Timeless pieces of IC, a mammoth hydro power station delivering the wattage to big ass locos hauling iron pellets to Narvik, sparks flying off the pantographs, while the little kiddo resting on his bicycle watches in awe wondering how stuff works. 😇

            Now that is IC in its essence. It never gets old.

            • Jarle says:

              My father worked at hydro power stations. I remember being inside the mountain 1 km away from the daylight, 7 stories of concrete vibrating when the generator was starting up, a frightening experience for a young boy …

        • I would agree with you. Using energy to create bitcoin is opposite of the way the system should work.

  2. Harry McGibbs says:

    “Fitch sounds alarm over government borrowing binge: Credit ratings agency warns on impact of soaring borrowing on global growth and “toxic” issue of cancelling eurozone debt.

    “Soaring public debt risks damaging global growth as investors plough money into government bonds rather than companies, a top credit ratings agency has warned.”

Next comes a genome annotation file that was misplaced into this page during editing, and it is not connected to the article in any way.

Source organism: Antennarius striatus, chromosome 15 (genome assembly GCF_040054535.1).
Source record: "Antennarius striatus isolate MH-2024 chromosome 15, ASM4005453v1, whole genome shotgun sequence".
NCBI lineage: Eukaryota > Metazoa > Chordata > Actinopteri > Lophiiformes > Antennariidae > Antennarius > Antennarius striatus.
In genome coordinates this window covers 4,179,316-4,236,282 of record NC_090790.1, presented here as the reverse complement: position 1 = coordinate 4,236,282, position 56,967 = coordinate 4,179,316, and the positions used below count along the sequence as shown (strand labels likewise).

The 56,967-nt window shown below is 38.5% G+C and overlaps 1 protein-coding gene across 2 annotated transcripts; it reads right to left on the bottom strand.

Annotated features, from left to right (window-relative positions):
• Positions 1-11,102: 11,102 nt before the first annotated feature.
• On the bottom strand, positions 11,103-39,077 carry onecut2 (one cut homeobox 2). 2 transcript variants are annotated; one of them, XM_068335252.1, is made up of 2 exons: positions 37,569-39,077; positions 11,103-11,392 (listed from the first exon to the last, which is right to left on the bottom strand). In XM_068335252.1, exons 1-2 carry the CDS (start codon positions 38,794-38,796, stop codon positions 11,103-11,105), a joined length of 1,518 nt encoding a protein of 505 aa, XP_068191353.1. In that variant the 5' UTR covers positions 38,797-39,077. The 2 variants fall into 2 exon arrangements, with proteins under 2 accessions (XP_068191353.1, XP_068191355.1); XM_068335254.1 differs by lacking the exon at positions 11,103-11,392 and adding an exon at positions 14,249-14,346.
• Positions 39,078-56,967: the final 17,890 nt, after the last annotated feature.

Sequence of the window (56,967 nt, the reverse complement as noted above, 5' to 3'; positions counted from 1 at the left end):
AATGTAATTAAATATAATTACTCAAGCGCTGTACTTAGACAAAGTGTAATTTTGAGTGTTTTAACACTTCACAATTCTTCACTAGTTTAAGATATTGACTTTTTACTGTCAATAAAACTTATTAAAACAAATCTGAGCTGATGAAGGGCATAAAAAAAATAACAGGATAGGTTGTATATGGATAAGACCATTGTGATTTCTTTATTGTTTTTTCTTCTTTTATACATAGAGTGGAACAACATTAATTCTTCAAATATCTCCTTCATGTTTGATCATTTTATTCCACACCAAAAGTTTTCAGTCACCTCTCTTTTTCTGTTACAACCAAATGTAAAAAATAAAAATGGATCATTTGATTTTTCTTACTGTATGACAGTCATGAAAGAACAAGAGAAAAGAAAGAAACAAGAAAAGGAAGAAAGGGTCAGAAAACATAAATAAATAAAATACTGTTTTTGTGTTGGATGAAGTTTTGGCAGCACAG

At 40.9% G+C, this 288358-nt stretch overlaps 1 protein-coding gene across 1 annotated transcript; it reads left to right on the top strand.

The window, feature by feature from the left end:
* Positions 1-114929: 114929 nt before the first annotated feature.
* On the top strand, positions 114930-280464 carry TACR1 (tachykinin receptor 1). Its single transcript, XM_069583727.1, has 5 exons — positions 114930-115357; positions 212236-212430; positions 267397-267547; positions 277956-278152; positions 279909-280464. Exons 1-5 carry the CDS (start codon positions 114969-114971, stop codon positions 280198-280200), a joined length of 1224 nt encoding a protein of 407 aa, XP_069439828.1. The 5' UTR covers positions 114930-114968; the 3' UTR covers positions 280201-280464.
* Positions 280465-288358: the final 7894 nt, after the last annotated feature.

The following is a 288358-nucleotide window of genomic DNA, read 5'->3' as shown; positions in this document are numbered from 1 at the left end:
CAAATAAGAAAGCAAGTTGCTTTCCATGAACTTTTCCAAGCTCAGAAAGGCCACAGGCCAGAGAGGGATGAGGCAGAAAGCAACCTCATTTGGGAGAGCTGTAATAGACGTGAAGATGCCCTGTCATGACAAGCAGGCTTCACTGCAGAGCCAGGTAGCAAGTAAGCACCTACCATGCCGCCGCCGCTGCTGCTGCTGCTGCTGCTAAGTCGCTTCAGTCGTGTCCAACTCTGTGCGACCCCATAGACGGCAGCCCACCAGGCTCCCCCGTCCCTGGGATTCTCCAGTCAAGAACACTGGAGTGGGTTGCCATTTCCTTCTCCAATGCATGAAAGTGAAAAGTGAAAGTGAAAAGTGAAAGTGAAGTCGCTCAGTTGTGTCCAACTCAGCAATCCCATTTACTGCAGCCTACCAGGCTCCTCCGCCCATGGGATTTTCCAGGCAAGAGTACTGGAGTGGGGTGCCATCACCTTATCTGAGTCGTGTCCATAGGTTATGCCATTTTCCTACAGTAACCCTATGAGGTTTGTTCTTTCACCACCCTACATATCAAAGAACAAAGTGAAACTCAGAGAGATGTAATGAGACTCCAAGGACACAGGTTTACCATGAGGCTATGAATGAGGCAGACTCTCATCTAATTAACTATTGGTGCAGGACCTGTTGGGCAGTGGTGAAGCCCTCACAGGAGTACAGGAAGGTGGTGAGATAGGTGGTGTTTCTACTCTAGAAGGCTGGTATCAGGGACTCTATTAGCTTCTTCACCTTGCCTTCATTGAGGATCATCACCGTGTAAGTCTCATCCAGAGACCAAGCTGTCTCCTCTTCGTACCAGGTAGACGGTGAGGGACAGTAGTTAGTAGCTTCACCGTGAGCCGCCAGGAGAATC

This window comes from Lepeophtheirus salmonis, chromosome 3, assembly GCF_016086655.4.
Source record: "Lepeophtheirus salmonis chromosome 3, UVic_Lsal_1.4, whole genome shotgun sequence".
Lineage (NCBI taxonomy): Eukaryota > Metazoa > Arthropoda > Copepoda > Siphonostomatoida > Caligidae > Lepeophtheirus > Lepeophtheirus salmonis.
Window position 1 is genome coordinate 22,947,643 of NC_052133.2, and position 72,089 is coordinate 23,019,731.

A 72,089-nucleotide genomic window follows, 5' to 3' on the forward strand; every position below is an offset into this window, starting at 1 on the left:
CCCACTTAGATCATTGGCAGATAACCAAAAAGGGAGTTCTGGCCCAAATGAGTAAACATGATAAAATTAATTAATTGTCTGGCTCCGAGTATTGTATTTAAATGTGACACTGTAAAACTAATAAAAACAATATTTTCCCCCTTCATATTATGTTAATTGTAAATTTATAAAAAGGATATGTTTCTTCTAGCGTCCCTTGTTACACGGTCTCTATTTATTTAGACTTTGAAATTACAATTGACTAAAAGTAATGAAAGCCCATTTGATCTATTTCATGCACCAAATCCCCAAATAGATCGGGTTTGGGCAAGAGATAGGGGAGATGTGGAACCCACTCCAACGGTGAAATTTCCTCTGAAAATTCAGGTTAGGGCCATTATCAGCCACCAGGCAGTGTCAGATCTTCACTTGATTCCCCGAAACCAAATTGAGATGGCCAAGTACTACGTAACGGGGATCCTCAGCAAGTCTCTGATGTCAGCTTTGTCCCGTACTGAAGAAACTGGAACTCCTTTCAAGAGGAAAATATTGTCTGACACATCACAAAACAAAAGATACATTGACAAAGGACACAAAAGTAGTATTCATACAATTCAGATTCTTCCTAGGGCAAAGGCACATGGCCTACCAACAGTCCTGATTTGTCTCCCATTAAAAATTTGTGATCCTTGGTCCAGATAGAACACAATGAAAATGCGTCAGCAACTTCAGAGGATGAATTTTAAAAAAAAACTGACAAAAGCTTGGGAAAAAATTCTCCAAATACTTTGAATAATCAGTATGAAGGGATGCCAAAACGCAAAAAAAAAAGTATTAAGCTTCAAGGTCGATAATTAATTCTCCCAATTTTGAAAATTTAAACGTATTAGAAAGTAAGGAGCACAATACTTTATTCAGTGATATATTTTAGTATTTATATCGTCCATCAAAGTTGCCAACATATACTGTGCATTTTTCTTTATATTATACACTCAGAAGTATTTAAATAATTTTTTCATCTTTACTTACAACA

3. Harry McGibbs says:

    “[The invasion of the Capitol] was clearly a case of extreme political instability and a harbinger of potentially greater political violence to come…

    “An outright U.S. collapse, like in the Civil War of 1860, is still extremely unlikely. But high levels of disruption could still hurt the nation’s finances by posing a danger for investors in the country’s sovereign bonds.”


  4. Harry McGibbs says:

    “When megaproject 20 Times Square broke ground in 2015, it looked like a sure bet.

    “Fast-forward five years, however, and the hotel and retail development is a mounting source of dismay, as it backs at least $1.9 billion in debt that is either in default or expected to be soon — including $750 million in commercial mortgage-backed securities bonds passed along to investors — according to three sources familiar with the matter.”


  5. Harry McGibbs says:

    “After several years of being bombarded by peak oil demand or oil glut scenarios, the market is without any doubt heading towards a major supply crisis. The COVID-era has not only removed short-term demand and increased interest in a global energy transition, it has also brought down global upstream investments.